The University of Hawaiʻi–West Oʻahu welcomes distinguished visiting scholar and Kanaka Maoli teacher, cultural practitioner and community leader Hinaleimoana Wong-Kalu to UH West Oʻahu for a film screening and a series of presentations this February. Wong-Kalu is a founding member and outreach specialist for Kulia Na Mamo, a community organization with a mission to improve the quality of life for māhū wahine (transgender women) and cultural director for Hālau Lōkahi public charter school.
All events are free and open to the public, and sponsored by the UH West Oʻahu Distinguished Visiting Scholars Program.
The program brings seasoned scholars and practitioners in the humanities, social sciences, and indigenous arts, traditions and cultures to UH West Oʻahu for the benefit of students, faculty, staff and the community.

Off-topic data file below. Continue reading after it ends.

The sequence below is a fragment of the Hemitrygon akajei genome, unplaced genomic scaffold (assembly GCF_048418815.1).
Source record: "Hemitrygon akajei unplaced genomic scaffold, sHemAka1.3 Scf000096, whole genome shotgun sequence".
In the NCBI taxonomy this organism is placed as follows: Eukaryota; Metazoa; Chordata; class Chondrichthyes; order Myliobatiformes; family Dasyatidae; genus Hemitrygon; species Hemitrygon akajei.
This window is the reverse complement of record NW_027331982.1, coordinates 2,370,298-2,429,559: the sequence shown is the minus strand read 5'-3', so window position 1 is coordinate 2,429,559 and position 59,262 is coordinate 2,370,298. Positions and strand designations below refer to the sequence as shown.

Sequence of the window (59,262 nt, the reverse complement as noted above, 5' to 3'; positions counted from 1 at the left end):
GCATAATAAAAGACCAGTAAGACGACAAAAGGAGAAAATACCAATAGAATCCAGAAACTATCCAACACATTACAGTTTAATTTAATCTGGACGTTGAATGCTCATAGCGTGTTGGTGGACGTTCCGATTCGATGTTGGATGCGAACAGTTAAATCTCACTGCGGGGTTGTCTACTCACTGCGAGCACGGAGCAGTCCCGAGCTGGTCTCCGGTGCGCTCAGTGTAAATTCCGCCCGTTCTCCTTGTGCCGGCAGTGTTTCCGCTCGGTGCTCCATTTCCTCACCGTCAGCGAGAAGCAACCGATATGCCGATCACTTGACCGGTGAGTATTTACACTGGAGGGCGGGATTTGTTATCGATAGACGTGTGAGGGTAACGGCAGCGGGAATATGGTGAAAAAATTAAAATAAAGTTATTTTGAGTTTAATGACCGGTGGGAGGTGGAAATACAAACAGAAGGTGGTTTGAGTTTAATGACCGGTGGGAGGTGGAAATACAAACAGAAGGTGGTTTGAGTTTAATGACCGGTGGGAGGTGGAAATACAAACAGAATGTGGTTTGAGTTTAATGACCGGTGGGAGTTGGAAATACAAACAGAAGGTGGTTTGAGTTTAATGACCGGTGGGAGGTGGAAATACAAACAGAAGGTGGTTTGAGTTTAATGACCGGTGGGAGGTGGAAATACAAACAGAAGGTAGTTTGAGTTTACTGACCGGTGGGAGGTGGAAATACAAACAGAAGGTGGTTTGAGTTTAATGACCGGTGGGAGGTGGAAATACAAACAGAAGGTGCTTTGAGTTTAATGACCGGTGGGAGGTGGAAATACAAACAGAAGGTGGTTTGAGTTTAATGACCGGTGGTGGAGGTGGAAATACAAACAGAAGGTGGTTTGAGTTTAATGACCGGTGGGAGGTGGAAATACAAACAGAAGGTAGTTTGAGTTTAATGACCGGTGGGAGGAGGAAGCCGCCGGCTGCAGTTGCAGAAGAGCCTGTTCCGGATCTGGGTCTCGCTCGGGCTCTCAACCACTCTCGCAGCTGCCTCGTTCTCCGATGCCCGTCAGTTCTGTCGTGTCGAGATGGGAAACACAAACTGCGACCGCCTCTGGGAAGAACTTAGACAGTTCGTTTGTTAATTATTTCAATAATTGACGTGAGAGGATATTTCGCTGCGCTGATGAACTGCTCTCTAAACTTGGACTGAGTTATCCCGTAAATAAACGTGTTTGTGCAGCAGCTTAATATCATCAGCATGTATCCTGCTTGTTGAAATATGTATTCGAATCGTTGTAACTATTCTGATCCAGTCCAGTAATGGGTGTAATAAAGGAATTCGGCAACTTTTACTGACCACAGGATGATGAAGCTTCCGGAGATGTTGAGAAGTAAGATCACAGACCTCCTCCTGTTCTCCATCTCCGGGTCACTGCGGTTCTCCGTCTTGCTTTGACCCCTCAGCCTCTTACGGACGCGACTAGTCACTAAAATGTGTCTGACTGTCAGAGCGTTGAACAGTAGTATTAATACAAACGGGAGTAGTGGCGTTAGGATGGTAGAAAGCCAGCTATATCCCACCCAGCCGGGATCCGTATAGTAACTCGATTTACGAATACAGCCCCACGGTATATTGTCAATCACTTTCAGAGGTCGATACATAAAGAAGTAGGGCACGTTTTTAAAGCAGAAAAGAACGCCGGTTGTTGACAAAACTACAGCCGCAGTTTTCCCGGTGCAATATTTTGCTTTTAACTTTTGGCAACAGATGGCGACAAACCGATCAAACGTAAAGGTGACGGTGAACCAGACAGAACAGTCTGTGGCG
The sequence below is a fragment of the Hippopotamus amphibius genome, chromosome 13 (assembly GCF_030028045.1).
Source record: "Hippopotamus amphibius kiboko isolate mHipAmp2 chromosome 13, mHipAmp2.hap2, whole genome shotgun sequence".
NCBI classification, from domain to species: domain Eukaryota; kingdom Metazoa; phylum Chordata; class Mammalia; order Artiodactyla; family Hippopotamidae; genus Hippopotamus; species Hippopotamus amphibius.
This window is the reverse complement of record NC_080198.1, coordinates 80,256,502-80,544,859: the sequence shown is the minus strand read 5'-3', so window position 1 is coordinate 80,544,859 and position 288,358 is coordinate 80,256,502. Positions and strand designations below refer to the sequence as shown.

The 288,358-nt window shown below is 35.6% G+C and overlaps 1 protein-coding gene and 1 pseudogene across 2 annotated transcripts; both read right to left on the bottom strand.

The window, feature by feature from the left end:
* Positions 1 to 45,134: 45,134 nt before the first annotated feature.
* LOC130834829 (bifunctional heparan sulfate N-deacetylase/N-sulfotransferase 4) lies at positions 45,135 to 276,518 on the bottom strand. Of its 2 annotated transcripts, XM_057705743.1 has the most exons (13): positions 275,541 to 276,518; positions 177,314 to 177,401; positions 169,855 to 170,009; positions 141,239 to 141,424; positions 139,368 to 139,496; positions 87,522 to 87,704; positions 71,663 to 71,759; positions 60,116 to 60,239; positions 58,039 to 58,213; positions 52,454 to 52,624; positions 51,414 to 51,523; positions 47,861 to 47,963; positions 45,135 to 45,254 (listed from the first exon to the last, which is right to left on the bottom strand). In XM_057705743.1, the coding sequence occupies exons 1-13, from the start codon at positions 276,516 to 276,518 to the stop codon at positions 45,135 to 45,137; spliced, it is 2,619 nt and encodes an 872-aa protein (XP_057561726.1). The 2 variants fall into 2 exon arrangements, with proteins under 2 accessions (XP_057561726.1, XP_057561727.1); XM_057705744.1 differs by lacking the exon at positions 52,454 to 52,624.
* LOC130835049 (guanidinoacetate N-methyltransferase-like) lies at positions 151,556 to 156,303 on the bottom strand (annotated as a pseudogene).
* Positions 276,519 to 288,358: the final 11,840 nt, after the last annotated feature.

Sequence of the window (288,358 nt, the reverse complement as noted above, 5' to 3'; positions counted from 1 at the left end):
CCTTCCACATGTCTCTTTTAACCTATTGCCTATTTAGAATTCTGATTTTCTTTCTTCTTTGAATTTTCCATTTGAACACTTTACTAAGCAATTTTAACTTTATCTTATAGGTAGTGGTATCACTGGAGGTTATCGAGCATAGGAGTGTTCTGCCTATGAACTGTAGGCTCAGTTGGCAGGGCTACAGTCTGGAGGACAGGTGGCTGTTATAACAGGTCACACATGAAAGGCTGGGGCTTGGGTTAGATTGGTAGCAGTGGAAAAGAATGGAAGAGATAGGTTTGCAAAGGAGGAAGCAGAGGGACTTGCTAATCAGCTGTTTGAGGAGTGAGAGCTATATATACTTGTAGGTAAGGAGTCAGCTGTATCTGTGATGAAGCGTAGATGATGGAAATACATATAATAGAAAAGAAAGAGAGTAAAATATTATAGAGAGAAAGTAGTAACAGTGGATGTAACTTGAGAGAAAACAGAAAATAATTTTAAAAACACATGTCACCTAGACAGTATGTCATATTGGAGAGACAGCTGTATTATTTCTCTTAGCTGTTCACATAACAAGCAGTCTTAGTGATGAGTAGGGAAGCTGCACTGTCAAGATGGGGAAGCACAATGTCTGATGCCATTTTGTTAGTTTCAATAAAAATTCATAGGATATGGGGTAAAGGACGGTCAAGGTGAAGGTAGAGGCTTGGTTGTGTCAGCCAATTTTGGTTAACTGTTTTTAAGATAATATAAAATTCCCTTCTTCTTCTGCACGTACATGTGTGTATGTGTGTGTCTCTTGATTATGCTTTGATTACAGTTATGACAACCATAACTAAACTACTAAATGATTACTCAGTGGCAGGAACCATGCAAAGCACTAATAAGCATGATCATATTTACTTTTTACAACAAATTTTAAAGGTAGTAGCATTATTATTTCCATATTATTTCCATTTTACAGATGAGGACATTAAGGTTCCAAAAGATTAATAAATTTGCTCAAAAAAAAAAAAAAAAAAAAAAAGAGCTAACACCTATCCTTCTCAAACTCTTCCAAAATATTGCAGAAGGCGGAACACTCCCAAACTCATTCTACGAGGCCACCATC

- Kumu Hina reception, film screening and discussion
Monday, February 23, 4–7 p.m.
UH West Oʻahu, Campus Center Multi-purpose Room, C208
UH West Oʻahu will host a film screening of the documentary Kumu Hina followed by a discussion with Wong-Kalu and Kuma Hina Director/Producers Joe Wilson and Dean Hamer. Kumu Hina is told through the lens of Hinaleimoana Wong-Kalu, an extraordinary Native Hawaiian who is both a proud and confident māhū (transgender woman) and an honored and respected kumu (teacher) and community leader. The documentary focuses on her struggle to maintain Pacific Islander culture in the midst of a modern day Hawaiʻi influenced by Western values.
- “Māhū-Beyond the Binary” class presentation and discussion
Tuesday, February 24, 2–3:20 p.m.
UH West Oʻahu, Classroom Building D253
Wong-Kalu will discuss transgender identity with UH West Oʻahu students taking a sociology of sexuality class. There will be a 30 minute presentation followed by a question and answer session.
- Panel discussion with Wong-Kalu
Wednesday, Feb. 25, 5-6:20 p.m.
UH West Oʻahu, Classroom Building D141
Wong-Kalu and UH West Oʻahu students taking gender and sexuality in literature and film English class will discuss Western and Pacific Islander constructions of gender identities in a panel presentation format.